By Will Hall, Message Executive Editor
BATON ROUGE, La. (LBM) – Louisiana Right to Life has reported that a botched abortion by a Baton Rouge facility resulted in complications leading to an emergency hysterectomy for the woman.
The baby did not survive.
LRTL obtained the information about the incident at the Delta Clinic via a report from the Louisiana Department of Health in response to an Open Records Request.
According to the report, the patient began bleeding profusely as a result of the abortion procedure and “the facility did not have adequate emergency supplies, such as IV fluid, on hand to stabilize her” despite a Louisiana law that requires outpatient abortion centers to maintain an inventory of basic medical materials to sustain patients until emergency medical services arrive.
Because of the medical negligence during the abortion, a Baton Rouge hospital had to perform a total abdominal hysterectomy and a bilateral salpingectomy (the removal of both fallopian tubes).
Although only recently reported, the tragic circumstances took place on March 15, just a month and a week after the U.S. Supreme Court stopped, at least temporarily, a 2014 Louisiana Law from going into effect that requires abortionists to obtain admitting privileges in a local hospital.
It is not clear if this law would have prevented or mitigated the harm done to the patient.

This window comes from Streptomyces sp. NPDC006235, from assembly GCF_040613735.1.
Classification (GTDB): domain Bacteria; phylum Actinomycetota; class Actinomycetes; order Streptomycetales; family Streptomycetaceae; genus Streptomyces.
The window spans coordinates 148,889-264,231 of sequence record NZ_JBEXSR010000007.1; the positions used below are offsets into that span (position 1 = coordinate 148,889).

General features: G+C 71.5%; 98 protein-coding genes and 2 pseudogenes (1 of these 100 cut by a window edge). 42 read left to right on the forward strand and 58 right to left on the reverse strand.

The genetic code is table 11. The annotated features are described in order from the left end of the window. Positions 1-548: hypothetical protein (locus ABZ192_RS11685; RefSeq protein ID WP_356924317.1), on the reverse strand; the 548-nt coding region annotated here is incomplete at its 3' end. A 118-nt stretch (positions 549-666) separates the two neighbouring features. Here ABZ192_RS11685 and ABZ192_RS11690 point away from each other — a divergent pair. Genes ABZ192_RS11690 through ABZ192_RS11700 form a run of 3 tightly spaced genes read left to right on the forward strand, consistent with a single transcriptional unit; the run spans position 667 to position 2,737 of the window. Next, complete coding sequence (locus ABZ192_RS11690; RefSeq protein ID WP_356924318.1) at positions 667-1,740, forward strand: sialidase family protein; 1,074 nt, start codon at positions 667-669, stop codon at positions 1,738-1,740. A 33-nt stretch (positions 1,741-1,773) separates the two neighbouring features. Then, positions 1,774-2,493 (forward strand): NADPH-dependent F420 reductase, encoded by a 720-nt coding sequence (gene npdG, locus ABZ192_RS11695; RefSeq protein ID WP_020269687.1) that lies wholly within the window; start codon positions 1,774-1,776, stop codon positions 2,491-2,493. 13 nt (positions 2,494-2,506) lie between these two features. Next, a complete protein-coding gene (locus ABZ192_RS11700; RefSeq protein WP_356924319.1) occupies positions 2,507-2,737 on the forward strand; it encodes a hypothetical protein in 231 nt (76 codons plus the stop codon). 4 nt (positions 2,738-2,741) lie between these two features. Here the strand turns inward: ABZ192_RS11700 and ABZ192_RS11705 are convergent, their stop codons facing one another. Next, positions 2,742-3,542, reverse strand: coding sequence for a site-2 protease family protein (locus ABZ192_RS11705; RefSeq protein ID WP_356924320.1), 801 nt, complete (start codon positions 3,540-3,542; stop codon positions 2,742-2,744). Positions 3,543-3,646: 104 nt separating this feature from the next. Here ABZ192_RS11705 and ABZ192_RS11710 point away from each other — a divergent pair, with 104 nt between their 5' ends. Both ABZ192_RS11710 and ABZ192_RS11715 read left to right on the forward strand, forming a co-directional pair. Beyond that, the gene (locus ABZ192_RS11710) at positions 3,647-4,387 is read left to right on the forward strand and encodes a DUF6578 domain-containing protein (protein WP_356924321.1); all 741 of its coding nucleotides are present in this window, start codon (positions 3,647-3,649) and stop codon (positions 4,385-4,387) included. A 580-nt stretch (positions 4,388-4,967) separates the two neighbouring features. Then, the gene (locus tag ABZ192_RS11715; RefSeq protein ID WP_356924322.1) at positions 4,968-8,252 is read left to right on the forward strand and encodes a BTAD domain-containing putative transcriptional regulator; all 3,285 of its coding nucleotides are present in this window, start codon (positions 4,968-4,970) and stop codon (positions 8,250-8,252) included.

Regardless, LRTL reported that the Delta Clinic and its owner, Leroy T. Brinkley, have a history of violations including the hiring of a physician on probation, lacking proper nursing staff, pharmaceutical offenses and withholding mandatory information from patients.
Former Gospel Coalition leader, dating author, ditches Christianity, separates from wife
Joshua Harris who popularized “courting” with his 1997 book, “I Kissed Dating Goodbye,” and collaborated on projects about dating with such figures as Albert Mohler, president of the Southern Baptist Theological Seminary, has declared by Instragram, “I am not a Christian” and separated from his wife of 20 years.
He also has backtracked from previous biblical positions regarding sexuality — retracting his former view that homosexuality is a sin and, recently, participating in a gay pride parade.
Three years ago Harris pulled back from his ideas on dating, saying now that he disagrees with his former view “that dating should be avoided.”
Last year he stopped the distribution of his books and other materials on the topic.
Harris was pastor of the embattled Gaithersburg, Maryland, congregation, Covenant Life Church, after being handpicked and mentored by its controversial founder C.J. Mahaney as his successor there.
In 2014, Harris withdrew from The Gospel Coalition, a neo-Calvinist network with which he was a prominent leader, after the conviction of a CLC youth pastor for sexual abuse of children. The next year he stepped aside as CLC pastor to begin formal training beyond his homeschool educational experience.
The Gospel Coalition still archives a number of Harris’ written and broadcast resources, including a two-part chapel series completed with Mohler, “Tolerating Jezebel: the Letter to the Church at Thyratira and the Crisis of Our Age.” Additionally, the seminary started by Mahaney and once led by Harris enjoyed a special status with SBTS until 2014, although it was not accredited and neither Mahaney nor Harris had college degrees or seminary training.